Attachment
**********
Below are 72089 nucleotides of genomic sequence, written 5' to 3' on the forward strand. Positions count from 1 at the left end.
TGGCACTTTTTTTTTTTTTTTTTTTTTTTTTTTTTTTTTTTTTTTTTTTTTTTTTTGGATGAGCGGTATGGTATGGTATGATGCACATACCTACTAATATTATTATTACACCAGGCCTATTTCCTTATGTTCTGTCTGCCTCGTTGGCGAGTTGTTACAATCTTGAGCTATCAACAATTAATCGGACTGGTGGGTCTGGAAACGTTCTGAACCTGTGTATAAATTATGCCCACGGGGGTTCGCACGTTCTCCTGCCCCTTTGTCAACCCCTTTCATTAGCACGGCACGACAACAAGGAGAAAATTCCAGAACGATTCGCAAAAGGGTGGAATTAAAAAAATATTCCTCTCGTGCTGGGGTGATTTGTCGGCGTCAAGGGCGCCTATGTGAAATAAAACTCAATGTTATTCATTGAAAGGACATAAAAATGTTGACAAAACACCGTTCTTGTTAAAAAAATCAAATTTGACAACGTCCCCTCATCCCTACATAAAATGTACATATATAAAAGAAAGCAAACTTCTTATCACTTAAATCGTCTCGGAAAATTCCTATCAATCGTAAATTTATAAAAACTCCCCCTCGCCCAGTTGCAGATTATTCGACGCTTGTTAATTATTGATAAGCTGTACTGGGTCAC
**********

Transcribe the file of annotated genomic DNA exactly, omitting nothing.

Below are 72089 nucleotides of genomic sequence, written 5' to 3' on the forward strand. Positions count from 1 at the left end.
TGGCACTTTTTTTTTTTTTTTTTTTTTTTTTTTTTTTTTTTTTTTTTTTTTTTTTTGGATGAGCGGTATGGTATGGTATGATGCACATACCTACTAATATTATTATTACACCAGGCCTATTTCCTTATGTTCTGTCTGCCTCGTTGGCGAGTTGTTACAATCTTGAGCTATCAACAATTAATCGGACTGGTGGGTCTGGAAACGTTCTGAACCTGTGTATAAATTATGCCCACGGGGGTTCGCACGTTCTCCTGCCCCTTTGTCAACCCCTTTCATTAGCACGGCACGACAACAAGGAGAAAATTCCAGAACGATTCGCAAAAGGGTGGAATTAAAAAAATATTCCTCTCGTGCTGGGGTGATTTGTCGGCGTCAAGGGCGCCTATGTGAAATAAAACTCAATGTTATTCATTGAAAGGACATAAAAATGTTGACAAAACACCGTTCTTGTTAAAAAAATCAAATTTGACAACGTCCCCTCATCCCTACATAAAATGTACATATATAAAAGAAAGCAAACTTCTTATCACTTAAATCGTCTCGGAAAATTCCTATCAATCGTAAATTTATAAAAACTCCCCCTCGCCCAGTTGCAGATTATTCGACGCTTGTTAATTATTGATAAGCTGTACTGGGTCAC